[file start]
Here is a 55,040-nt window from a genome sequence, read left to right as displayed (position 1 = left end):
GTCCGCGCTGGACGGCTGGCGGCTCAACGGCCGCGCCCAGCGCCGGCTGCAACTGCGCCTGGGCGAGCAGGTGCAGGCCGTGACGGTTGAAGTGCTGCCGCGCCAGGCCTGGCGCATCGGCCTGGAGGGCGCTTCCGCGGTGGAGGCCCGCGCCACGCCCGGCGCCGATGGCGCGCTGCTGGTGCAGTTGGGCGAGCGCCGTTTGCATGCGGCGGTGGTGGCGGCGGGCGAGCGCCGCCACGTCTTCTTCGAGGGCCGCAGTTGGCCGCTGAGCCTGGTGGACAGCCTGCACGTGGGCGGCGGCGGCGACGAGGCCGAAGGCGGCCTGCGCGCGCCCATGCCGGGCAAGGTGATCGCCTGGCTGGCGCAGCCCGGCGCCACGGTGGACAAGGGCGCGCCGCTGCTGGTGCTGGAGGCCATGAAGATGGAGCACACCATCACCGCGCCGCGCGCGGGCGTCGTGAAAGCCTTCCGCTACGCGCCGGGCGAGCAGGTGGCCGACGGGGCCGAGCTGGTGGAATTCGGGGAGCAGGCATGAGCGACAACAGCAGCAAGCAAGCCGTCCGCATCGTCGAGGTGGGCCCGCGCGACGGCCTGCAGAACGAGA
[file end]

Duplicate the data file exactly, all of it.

Here is a 55,040-nt window from a genome sequence, read left to right as displayed (position 1 = left end):
GTCCGCGCTGGACGGCTGGCGGCTCAACGGCCGCGCCCAGCGCCGGCTGCAACTGCGCCTGGGCGAGCAGGTGCAGGCCGTGACGGTTGAAGTGCTGCCGCGCCAGGCCTGGCGCATCGGCCTGGAGGGCGCTTCCGCGGTGGAGGCCCGCGCCACGCCCGGCGCCGATGGCGCGCTGCTGGTGCAGTTGGGCGAGCGCCGTTTGCATGCGGCGGTGGTGGCGGCGGGCGAGCGCCGCCACGTCTTCTTCGAGGGCCGCAGTTGGCCGCTGAGCCTGGTGGACAGCCTGCACGTGGGCGGCGGCGGCGACGAGGCCGAAGGCGGCCTGCGCGCGCCCATGCCGGGCAAGGTGATCGCCTGGCTGGCGCAGCCCGGCGCCACGGTGGACAAGGGCGCGCCGCTGCTGGTGCTGGAGGCCATGAAGATGGAGCACACCATCACCGCGCCGCGCGCGGGCGTCGTGAAAGCCTTCCGCTACGCGCCGGGCGAGCAGGTGGCCGACGGGGCCGAGCTGGTGGAATTCGGGGAGCAGGCATGAGCGACAACAGCAGCAAGCAAGCCGTCCGCATCGTCGAGGTGGGCCCGCGCGACGGCCTGCAGAACGAGA